FIRE JOE MORGAN: The Kay Paradox


Where Bad Sports Journalism Came To Die

FJM has gone dark for the foreseeable future. Sorry folks. We may post once in a while, but it's pretty much over. You can still e-mail dak, Ken Tremendous, Junior, Matthew Murbles, or Coach.

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Wednesday, August 09, 2006


The Kay Paradox

That is the name I am now giving to Michael Kay's groundbreaking work in the area of Announcer Influence over In-Game Events. You might remember a few days ago when Kay, the Yankees' broadcaster, absolutely tore some caller a new asshole on his [Kay's] radio show, when the guy criticized him for "jinxing" a Chien-Ming Wang perfect game by announcing that Chien-Ming Wang was throwing a perfect game.

A WAV file containing a snippet of Kay's tirade can be downloaded by clicking on this here link, also contained in the post below entitled "Idea that Announcer Can Jinx Perfect Game = Holocaust." I highly recommend listening to it. Because it's not often you can hear a respected broadcaster comparing silly baseball traditions to both the United States's sorry history of slave-owning and the Axis's horrifying history of genocide, all in a shrill New York accent.

Now, from faithful reader Anthony, comes this story:

From tonight's Yankees-White Sox broadcast on YES...

Kay was telling a story of how in 1998, during a (very rare) tough stretch for the Yankees, Paul O'Neill said to him something like, "Interview me. Maybe that'll change our luck." After that, O'Neill did every pregame interview the rest of the way, culminating in the Yankees sweeping the Padres in the World Series.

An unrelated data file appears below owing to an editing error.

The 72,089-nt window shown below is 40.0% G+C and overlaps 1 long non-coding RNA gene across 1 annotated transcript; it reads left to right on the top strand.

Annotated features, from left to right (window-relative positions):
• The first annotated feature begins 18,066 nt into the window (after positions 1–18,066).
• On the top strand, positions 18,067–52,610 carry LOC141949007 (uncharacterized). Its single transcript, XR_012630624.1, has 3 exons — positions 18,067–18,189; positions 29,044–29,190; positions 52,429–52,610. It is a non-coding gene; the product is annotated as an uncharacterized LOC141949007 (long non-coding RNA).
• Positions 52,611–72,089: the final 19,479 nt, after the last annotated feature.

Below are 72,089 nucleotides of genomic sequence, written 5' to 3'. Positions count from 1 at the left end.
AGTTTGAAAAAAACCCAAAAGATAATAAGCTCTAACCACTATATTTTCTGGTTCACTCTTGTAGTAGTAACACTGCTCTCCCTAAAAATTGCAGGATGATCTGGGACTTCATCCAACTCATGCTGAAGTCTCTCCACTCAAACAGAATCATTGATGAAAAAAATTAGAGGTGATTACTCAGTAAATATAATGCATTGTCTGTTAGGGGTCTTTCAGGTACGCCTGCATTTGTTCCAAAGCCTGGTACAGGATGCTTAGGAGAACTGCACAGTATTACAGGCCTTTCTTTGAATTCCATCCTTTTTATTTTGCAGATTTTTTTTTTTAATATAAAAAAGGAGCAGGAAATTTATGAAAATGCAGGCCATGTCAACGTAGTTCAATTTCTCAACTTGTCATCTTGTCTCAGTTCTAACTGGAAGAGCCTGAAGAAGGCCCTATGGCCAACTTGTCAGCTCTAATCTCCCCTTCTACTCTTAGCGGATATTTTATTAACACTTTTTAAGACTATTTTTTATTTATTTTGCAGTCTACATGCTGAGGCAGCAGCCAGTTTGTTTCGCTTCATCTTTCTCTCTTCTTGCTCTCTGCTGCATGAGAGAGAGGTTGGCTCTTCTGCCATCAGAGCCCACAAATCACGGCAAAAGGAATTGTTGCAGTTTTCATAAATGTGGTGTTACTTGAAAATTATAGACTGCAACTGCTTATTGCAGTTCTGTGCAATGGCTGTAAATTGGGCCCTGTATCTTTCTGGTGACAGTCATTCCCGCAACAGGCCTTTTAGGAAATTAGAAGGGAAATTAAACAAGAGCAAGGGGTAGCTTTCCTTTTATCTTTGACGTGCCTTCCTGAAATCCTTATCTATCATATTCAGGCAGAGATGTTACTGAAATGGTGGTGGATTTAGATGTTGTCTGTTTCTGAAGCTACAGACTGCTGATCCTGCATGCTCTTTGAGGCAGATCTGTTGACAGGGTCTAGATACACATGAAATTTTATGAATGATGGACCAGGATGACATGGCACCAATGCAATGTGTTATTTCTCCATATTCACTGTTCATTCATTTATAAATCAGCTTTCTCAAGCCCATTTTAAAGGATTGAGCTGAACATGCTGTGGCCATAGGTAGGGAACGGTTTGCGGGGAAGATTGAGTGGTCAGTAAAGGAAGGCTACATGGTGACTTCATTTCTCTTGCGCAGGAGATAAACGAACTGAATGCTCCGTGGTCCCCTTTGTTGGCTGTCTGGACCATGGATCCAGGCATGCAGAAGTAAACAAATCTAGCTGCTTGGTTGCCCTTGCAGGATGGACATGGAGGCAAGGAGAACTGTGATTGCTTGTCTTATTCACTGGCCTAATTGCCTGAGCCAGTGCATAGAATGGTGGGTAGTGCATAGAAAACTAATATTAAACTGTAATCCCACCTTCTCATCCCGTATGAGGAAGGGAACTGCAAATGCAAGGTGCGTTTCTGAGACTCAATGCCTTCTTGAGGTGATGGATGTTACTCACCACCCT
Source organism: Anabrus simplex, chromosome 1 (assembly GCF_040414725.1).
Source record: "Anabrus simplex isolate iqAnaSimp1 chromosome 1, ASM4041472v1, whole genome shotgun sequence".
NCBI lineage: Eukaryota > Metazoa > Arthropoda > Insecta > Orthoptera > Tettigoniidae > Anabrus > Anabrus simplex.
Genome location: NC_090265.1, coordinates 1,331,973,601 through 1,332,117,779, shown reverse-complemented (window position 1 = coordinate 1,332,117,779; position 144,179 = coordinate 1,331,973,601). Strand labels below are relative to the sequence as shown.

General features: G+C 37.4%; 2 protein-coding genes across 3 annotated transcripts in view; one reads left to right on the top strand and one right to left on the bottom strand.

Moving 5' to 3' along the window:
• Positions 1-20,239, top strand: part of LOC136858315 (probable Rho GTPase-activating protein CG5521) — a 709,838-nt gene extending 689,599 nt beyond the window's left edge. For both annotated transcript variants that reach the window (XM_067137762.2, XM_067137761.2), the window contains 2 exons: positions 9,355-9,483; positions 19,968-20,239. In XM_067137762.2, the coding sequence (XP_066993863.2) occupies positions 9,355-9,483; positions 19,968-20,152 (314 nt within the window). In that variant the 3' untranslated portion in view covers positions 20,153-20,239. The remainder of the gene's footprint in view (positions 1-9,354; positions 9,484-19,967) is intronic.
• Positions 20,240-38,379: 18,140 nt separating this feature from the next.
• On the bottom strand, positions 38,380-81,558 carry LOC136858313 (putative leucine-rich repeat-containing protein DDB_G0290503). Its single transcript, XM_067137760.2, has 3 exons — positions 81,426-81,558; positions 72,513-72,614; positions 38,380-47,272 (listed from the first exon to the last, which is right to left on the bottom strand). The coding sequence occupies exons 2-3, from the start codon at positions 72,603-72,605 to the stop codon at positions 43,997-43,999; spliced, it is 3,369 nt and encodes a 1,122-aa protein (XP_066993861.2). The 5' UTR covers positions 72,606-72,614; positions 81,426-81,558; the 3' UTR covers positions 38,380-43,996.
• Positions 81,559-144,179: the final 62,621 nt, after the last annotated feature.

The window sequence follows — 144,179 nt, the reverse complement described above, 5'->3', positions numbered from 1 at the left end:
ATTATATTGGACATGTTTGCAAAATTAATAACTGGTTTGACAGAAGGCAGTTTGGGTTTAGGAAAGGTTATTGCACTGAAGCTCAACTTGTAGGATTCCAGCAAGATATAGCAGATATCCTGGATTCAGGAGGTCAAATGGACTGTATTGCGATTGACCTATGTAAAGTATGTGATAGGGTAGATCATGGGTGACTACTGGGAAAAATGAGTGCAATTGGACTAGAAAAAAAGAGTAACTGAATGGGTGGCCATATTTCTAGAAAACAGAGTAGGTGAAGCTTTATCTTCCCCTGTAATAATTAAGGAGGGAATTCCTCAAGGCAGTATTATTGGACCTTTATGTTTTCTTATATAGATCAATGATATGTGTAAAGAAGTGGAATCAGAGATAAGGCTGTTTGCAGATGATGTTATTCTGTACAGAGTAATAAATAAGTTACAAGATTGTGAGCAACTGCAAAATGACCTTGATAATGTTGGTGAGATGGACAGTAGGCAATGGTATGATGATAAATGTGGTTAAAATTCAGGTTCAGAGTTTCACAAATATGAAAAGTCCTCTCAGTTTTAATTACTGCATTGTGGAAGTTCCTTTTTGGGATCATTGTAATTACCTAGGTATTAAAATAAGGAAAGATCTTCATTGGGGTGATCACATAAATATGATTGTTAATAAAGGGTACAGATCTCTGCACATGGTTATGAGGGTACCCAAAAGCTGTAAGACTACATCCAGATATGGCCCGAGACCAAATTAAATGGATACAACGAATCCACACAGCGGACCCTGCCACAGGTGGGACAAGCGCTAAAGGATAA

Kay then uttered the following: "You know what the crazy thing is? Paul still didn't want to do the interview, even though he knew it was good luck."

I swear to you, those were his exact words.

So to recap: according to Michael Kay, announcers can't be bad luck, but they can be good luck.

Apparently, interviewing Paul O'Neill to help the Yankees break a losing streak is not as bad as slavery or the holocaust. This is a key postulate in the larger theorem string that comprises the Kay Paradox. We will publish the rest of the findings as soon as they are completed at the Institute for Advanced Study at Princeton.

By the way, some of our readers somehow interpreted the previous post as FJM arguing that Kay should not have broken the old rule that announcers shouldn't say the words "perfect game" or "no-hitter" while said events are on-going. Our official position is simply: of freaking course announcers have no influence over the events on the field. I mean, does that even need to be stated? However, baseball is a game of superstitions, which is a part of what makes baseball fun. Who among us has not gotten up to get a soda from the kitchen and had one foot out the door when our favorite player has gotten a hit, and has watched the rest of the inning from the kitchen with our hand on the open refrigerator door, more than willing to let all of the food thaw out and rot if it means continued luck for our hometown nine? Surely not just me, right?

The point being: no, you will not "jinx" a guy who's throwing a perfect game by saying he's throwing a perfect game. But it's fun to play along, isn't it? I mean, why be so strident about this? Why scream and yell that this "intangible" thing is meaningless and stupid?

I don't get it.


posted by Unknown  # 12:46 AM
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